Misinformation is a proper term for what been disseminated about banks, mortgages, and lending policies. Some have blamed our current economic woes on “greedy” bankers. Other say it is not really the fault of banks or bankers but that the root lies with consumers who bought homes they could not afford. Still others say banks and home buyers share some of the blame but the real culprit is either too much government regulation of financial institutions or too little. There is a kernel of truth in each of these claims.
Banks engaged in two distinct kinds of transactions, each of which had a potential for huge losses. Some banks made loans for home purchases to applicants who would not have qualified under the normal standards. Many banks did not lower their standards but enough of them did to create a fairly large number of what have since become known as “subprime” loans. These are loans that should be assigned a higher level of risk than normal mortgages. Home loans were made to people who did not have sufficient income to be likely to meet the terms for repayment. In many cases, both the applicant and the loan officer knew that in their current financial conditions the borrowers would be unable to make steady payments in the amount required. They were able to justify making these loans because house prices were rising sharply. The assumption was that if the new owners were unable to make their payments at some point, the house could be sold for more than the outstanding loan amount, and the homeowner and the lender would be covered. When housing prices stagnated and then started to fall, the bottom fell out. Borrowers could not sell the house for enough to cover the loan balance and foreclosures started to rise. This spelled big trouble for the banks that had extended these questionable loans but the effects did not stop there.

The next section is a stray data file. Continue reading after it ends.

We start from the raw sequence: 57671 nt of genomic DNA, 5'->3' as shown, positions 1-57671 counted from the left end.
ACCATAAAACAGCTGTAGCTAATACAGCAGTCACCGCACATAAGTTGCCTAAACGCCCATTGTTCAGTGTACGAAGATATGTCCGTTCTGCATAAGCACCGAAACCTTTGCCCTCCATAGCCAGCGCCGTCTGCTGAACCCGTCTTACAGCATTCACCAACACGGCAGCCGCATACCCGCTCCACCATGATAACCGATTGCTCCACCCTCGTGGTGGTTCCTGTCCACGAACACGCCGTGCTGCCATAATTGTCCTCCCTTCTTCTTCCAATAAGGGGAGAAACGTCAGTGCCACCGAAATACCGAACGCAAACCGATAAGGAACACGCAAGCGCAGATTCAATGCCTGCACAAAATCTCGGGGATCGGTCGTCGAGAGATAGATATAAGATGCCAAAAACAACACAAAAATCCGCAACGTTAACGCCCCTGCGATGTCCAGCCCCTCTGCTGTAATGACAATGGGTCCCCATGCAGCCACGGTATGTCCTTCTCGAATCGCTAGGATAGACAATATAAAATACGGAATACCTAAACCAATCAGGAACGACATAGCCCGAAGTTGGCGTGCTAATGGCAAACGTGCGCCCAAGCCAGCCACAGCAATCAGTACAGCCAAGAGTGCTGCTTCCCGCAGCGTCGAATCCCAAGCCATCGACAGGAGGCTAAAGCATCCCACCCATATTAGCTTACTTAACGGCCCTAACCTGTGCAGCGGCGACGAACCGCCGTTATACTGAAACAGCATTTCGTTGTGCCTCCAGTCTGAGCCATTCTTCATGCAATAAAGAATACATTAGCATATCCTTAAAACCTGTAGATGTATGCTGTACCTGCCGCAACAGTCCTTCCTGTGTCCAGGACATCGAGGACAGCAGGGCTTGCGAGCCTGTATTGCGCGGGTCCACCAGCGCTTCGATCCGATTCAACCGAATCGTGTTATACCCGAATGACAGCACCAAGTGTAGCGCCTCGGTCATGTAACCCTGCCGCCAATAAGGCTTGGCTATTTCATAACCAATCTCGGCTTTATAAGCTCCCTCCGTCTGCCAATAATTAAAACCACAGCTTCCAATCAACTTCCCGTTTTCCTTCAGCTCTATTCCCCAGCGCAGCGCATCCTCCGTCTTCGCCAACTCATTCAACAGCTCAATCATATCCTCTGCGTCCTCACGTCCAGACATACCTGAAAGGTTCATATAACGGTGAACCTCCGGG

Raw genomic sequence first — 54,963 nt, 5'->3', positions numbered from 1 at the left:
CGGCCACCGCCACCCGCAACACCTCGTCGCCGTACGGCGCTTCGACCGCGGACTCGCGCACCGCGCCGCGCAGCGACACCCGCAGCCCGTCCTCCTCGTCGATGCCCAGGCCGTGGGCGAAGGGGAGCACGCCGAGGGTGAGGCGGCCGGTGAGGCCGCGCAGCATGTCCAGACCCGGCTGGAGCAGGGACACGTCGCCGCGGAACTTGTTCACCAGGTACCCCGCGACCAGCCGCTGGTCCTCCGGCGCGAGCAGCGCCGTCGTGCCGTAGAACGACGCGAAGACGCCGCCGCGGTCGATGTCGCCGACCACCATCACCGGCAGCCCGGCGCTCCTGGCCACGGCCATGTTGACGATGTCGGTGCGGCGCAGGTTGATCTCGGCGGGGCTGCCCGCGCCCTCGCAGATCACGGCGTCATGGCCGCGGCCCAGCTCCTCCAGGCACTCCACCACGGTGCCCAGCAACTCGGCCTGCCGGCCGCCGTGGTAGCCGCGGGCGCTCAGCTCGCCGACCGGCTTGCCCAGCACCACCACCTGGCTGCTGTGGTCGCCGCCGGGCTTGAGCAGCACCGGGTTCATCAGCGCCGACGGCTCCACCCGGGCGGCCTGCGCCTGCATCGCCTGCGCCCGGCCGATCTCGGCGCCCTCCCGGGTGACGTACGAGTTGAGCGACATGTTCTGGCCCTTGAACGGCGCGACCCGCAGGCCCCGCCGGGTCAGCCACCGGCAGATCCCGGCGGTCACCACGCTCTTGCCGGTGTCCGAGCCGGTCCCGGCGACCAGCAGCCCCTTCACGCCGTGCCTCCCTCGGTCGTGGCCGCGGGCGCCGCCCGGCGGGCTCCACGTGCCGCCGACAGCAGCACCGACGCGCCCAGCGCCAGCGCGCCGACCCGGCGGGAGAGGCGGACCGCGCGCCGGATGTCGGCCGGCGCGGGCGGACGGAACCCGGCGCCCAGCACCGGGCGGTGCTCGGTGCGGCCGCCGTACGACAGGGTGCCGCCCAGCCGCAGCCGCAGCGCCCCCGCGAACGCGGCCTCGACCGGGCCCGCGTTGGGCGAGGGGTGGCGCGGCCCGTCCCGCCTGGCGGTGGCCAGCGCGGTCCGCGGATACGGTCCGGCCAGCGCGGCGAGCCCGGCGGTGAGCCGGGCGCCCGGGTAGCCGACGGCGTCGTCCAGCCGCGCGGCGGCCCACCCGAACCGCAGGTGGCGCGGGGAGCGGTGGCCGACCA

The banks that extended these questionable loans engaged in some very esoteric transactions to try to cover their risk. They bundled large numbers of mortgages into packages and sold the bundles, usually in pieces, i.e., an investor might purchase one-fortieth of a bundle of mortgages. The subprime loans should have been packaged separately because they obviously carried more risk. Instead, they were included in the same bundles with rock-solid AAA loans. How much risk was an investor in one of these bundles actually assuming? They had no way to know. Banks and investment institutions also engaged in some buying and selling some incredibly complex securities. They traded in such things as credit default swaps, collateralized debt obligations, and mortgage-backed securities. The problem the banks have today is that nobody can agree on how much these instruments are worth.
The credit default swaps are widespread in the banking and insurance industry. They are also completely unregulated, as a result of a policy created by Wendy Gramm (the wife of Phil Gramm) shortly before she left her office with the federal government and joined the board of directors of that honest, open, ethically managed corporation known as Enron. Contrary to what some completely blind people who call themselves conservatives would have us believe, we need more government regulation of large banks, not less. The current economic turmoil is a direct result of allowing big banks and investment institutions to do whatever they think is best.